Urban agriculture is a big trend in Quebec, with many creative local entrepreneurs promoting the idea and making it accessible. Here are five inspiring examples.
Blanc de gris
Growing mushrooms in the middle of the city is innovative in itself, but it becomes even more so when the growing medium is locally produced organic waste. Lysiane Roy-Maheu’s Blanc de gris has developed a procedure in which compost can be quickly transformed into a growing medium to support the production of fresh oyster mushrooms.
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Abitibi native Patrice Godin completed his first urban regreening project while still a student at UQAM in environmental sciences. Since that time, he has founded Ligne verte with his partner, Antoine Trottier—a company offering the installation of green roofs, terraces, living walls and kitchen gardens for cultivating food or to simply provide spaces with a bit of green. Whether for homes or businesses, this type of installation enables cost reductions and environmental benefits while improving aesthetic value.
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If Montreal’s roofs are looking greener than ever, we have Mohamed Hage to thank in part. His goal was simple: to develop a sustainable and organic agricultural system in Montreal. Thus Fermes Lufa was born—a company uniting a hypdroponic cultivation system with technological innovation in order to grow fresh fruits and vegetables, which are then delivered as baskets of produce directly to users.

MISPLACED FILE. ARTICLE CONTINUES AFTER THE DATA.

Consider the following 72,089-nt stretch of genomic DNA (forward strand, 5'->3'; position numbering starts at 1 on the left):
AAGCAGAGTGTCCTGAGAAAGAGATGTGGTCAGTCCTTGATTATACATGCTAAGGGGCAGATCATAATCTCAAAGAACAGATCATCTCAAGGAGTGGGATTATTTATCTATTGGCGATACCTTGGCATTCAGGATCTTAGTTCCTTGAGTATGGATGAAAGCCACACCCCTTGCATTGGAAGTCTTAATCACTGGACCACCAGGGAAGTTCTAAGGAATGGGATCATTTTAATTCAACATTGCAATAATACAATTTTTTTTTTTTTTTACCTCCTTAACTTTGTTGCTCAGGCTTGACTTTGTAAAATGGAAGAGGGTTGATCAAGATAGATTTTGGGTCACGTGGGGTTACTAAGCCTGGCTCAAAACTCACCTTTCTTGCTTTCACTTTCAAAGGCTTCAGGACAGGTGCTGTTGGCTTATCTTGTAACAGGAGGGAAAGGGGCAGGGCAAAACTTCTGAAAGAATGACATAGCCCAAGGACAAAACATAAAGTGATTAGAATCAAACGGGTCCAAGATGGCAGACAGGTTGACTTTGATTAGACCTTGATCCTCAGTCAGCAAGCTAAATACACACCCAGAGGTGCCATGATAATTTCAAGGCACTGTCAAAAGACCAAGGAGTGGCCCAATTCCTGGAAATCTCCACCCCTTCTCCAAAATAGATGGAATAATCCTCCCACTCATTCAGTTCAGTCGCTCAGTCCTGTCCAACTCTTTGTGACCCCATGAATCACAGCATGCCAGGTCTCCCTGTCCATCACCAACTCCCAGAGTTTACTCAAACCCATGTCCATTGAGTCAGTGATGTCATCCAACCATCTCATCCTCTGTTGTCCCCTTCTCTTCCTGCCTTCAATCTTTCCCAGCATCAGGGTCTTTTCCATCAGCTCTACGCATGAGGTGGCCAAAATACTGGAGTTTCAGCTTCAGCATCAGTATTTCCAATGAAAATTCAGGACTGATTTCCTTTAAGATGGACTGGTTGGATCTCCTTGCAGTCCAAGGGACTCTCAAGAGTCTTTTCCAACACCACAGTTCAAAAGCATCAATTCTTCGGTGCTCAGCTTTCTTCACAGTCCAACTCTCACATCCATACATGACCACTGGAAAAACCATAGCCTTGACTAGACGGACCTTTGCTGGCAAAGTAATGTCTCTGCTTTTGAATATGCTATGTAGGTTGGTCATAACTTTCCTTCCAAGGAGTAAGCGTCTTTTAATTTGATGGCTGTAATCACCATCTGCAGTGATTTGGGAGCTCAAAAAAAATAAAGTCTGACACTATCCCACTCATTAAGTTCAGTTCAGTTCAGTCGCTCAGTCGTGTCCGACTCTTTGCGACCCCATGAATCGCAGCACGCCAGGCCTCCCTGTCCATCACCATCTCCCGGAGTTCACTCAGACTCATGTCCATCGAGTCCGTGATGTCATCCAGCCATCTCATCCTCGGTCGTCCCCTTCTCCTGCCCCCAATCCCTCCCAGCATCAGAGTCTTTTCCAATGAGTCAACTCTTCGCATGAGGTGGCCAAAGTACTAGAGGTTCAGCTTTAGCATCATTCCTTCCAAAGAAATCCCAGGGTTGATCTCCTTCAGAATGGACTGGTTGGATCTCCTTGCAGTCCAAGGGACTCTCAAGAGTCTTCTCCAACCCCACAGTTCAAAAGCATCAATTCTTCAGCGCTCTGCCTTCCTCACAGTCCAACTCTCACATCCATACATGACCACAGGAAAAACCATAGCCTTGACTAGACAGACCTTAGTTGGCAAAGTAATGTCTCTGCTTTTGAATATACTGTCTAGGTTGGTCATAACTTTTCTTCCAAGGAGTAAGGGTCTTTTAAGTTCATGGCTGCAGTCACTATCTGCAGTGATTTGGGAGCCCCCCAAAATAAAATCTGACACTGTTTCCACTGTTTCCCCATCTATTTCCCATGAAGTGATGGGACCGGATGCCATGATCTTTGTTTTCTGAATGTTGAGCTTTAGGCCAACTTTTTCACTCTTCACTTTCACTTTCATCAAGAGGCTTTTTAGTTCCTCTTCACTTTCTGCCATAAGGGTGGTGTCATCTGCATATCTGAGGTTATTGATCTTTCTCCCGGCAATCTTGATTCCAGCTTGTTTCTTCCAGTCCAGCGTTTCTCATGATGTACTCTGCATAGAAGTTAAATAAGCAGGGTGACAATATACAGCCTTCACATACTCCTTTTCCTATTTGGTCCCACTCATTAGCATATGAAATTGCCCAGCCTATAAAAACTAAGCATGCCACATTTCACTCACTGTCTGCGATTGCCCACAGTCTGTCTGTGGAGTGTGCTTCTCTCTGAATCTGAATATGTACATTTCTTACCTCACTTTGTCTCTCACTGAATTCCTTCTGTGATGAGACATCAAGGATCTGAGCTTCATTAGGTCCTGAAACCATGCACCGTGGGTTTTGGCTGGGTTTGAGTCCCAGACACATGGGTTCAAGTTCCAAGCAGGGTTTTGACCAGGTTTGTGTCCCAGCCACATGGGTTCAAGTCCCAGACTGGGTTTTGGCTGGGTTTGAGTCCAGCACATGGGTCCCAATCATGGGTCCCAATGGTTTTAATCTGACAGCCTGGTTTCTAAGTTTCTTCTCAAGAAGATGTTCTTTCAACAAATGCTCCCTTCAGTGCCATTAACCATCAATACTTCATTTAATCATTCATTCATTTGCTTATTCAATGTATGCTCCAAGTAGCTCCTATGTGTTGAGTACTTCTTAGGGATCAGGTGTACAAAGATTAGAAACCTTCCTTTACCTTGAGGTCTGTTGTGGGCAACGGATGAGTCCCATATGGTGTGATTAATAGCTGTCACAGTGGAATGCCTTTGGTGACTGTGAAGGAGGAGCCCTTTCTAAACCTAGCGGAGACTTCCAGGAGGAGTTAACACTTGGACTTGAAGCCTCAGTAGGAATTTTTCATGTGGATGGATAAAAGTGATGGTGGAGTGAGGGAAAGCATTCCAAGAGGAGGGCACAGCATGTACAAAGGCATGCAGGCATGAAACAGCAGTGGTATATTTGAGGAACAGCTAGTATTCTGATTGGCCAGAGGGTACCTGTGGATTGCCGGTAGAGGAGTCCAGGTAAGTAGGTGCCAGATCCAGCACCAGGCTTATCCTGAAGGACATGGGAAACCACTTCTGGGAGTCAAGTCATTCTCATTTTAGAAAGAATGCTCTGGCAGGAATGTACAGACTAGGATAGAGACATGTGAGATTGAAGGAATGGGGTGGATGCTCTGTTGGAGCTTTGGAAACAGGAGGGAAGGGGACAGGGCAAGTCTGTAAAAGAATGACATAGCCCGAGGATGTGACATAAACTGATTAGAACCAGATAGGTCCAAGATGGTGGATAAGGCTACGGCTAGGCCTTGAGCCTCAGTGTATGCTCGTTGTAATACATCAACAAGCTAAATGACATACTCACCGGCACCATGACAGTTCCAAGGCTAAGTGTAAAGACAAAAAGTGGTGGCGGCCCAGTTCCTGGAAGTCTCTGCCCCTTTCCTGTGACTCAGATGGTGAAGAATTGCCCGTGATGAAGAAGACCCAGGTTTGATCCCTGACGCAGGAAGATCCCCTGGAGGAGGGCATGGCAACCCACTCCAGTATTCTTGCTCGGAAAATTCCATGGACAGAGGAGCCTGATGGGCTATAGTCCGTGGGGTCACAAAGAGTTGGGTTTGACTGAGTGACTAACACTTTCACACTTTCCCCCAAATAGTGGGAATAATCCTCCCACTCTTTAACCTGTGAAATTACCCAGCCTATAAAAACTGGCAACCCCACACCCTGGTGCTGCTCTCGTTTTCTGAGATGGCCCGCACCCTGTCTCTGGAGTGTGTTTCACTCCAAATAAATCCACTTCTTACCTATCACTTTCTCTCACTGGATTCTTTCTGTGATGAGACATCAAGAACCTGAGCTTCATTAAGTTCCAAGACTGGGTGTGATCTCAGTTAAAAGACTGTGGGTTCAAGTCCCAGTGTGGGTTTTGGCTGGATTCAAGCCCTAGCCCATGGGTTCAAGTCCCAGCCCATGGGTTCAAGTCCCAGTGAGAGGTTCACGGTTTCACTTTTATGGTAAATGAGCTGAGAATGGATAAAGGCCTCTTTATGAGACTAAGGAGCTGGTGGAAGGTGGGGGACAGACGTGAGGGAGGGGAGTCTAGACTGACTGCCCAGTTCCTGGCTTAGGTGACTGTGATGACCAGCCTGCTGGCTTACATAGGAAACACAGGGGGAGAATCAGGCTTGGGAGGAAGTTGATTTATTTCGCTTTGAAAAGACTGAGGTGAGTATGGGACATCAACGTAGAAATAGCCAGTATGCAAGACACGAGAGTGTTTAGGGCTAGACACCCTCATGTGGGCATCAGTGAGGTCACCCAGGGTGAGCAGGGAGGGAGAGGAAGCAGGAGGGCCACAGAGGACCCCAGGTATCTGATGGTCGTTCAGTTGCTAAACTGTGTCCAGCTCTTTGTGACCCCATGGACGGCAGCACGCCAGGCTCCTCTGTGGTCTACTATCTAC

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Étienne Lapierre’s pesticide-free urban beehive pilot project was launched in 2011. Since then, the mission of his company, Alvéole, has been to add a social dimension to his team’s production of local honey and work on improving pollinization by encouraging urban residents to get in touch with their environment.
The company created by Émilie Nollet and her partner, Olivier Demers-Dubé, called ÉAU, addresses food insecurity by offering systems enabling the production of fresh produce throughout the year. These systems are based on aquaponics, a closed-circuit production system that harnesses a cyclic relationship between fish and plants, whereby the waste produced by fish feed the plants, which in turn filter the water the fish need to survive.